Knowing the etiquette and submitting to what you’re told is tasteful is the entry fee to these showrooms. If the codes weren’t imposed, the visitor might
realize that these hot new artists, groundbreaking art and “must-see” exhibitions are often borrowed from the emperor’s closet.
The language of art is also employed to discourage mutiny. The solemn tones of press releases, catalog essays, panel discussions and curatorial statements are pitched to buttress the rightness, even nobility, of the gallery’s choice. Claims are staked and positions defended so imperiously that the status quo hardens. Even in casual discussion the prevailing narrative of what constitutes proper art is vigorously protected.
Some years ago, at a smart New York art gathering while talking with a philosopher, a critic and a historian, this writer witnessed a most shocking blast of critical napalm – for the crime of aesthetic sedition. The critic expressed his enjoyment of Thomas Kinkade’s paintings. “Why?” asked the incredulous historian.
“Because his bucolic scenes are redolent of the timeless, arcadian environments of my rural upbringing; and of time spent exploring forests and mountains as an adolescent wanderer. Because his vignettes are so removed from the relentless technology that dominates our lives. The contentment, solitude and union with the natural world are so alluring. And because it is tantalizing to think about stepping into his paintings and venturing towards those distant peach-crimson horizons.”
“Then you are an idiot!” the historian replied, followed by a lecture that the critic was failing to do as critics must – educate the public in what the historian considered the correct taste, the right art, because “the masses need to be told what to like.” An argument ensued over what was the greater threat to the public’s trust in contemporary art – the historian’s dogmatism or the critic’s supposed naiveté.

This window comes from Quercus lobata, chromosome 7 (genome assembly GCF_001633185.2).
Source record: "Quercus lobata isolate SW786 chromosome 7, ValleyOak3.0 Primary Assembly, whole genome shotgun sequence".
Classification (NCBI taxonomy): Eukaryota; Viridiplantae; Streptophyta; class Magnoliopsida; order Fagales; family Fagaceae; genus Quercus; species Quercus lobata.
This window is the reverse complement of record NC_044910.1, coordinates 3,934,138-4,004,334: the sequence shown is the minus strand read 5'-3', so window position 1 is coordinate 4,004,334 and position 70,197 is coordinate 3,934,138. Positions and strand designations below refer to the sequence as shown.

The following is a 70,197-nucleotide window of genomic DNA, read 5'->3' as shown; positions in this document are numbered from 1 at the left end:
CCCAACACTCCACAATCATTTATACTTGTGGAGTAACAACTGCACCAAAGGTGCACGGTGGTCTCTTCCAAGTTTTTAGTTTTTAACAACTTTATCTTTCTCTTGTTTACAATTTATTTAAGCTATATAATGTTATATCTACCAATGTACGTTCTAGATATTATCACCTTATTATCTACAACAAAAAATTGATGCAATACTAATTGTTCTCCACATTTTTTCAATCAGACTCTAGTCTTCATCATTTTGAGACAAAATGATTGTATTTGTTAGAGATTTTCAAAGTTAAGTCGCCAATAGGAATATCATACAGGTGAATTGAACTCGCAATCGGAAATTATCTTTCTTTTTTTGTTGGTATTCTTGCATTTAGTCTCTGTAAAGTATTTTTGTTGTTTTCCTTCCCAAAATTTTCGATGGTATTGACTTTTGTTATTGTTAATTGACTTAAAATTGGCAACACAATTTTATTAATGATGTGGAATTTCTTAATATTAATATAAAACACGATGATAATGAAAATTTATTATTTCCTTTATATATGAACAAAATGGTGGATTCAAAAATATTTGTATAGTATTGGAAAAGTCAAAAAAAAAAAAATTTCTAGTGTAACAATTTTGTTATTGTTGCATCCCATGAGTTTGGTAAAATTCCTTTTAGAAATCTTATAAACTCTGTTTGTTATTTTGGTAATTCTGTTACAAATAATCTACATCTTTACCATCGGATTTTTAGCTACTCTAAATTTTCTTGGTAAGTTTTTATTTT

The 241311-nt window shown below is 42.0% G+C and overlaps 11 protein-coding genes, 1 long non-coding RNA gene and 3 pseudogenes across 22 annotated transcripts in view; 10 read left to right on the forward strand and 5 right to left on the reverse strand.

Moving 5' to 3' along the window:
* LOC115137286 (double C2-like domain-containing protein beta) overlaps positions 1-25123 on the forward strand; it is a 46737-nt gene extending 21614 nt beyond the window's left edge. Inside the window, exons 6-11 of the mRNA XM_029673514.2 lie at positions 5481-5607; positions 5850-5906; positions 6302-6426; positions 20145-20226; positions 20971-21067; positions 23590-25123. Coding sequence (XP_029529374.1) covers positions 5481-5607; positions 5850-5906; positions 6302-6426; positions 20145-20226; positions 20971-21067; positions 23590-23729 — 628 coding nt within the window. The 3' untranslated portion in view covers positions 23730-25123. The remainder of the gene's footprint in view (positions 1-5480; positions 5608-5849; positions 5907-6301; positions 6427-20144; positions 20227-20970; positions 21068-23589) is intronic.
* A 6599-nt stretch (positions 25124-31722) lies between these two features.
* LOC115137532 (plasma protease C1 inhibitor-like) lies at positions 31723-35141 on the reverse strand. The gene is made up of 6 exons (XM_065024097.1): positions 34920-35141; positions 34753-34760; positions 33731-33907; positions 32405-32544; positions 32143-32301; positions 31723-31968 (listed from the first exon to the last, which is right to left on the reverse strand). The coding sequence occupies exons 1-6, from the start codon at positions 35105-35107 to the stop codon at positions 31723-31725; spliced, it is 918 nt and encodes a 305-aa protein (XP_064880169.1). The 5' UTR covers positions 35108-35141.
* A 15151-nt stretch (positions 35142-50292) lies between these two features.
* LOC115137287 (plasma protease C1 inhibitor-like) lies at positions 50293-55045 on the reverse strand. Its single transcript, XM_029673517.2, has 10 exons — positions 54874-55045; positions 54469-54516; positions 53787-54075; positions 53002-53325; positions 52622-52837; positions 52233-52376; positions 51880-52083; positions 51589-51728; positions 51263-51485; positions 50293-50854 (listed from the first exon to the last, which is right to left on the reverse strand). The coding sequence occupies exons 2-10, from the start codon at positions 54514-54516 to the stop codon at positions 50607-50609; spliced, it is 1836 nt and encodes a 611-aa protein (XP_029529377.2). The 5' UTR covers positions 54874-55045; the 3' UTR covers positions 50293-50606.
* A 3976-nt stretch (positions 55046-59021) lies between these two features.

There, in the citadel of artistic ratification, a distinguished academician’s withering authoritarianism functioned as censure upon someone who strayed from the carefully written script of history. But perhaps what he actually felt was concern, even fear – that dissent, if permitted might undermine the canonical apparatus and with it his position and privilege. Socratic argument and counter argument – the engine of modernity – may be dead in the art world.
Instinctive connection with a work of art can be a profound experience; it is the greatest treasure that art can offer and it’s necessarily a rare occurrence. Ridiculing that is an elitist act intended to humiliate, and to extinguish a person’s spiritual union with what they find beautiful and resonant. In our example, the critic was equipped to defend himself, but how would someone outside the art world visiting a museum or gallery assert his dislike of the art within, or indeed his own taste? Would he have the opportunity or the confidence? Who would even listen? As audiences largely acquiesce to the presumption that if it is in a great museum then it must be great art, the timeline of art continues unchallenged. But if that conceit isn’t argued down, the machine, and the public it claims to serve, are not connected, but kept apart by the former’s proclamations and the latter’s shrugging acceptance.
There’s an irony in the horror that Thomas Kinkade and his ilk incite within the intelligentsia – the populist appeal; the factory production; the cynical commercial grab; and the kitsch, gaudy imagery. But that could equally describe the work of artists who are firmly entrenched within the structure – Jeff Koons, Brian Donnelly or Gilbert & George – and whose auction hauls outstrip their meagre talents, bankrupting the concept of artistic innovation. Hypocrisy is key. Financial plundering is fine as long as it’s presented in limited editions at Sotheby’s and not en-masse in shopping malls. If the product comes with scholarly license—and even better, Alice in Wonderland scale, bright metallic colors and a Disney sense of “play” —almost any object can be made to seem appealing however stupid it may be. Academia is one of the foundation pillars of art as only another stream of market economics.
In conversations about contemporary art between those who make it, sell it, exhibit it, deal in it, study it, write about it, or buy it, taste is only ever referred to as singular. There are never tastes. The implication is that there’s really only one. It’s a subtle but dominant detail about the art ecosystem’s appetites, and a corruption of why artists exist at all.
Darren Jones is a Scottish art critic, based in the United States.
Volume 35 no 4 March/April 2021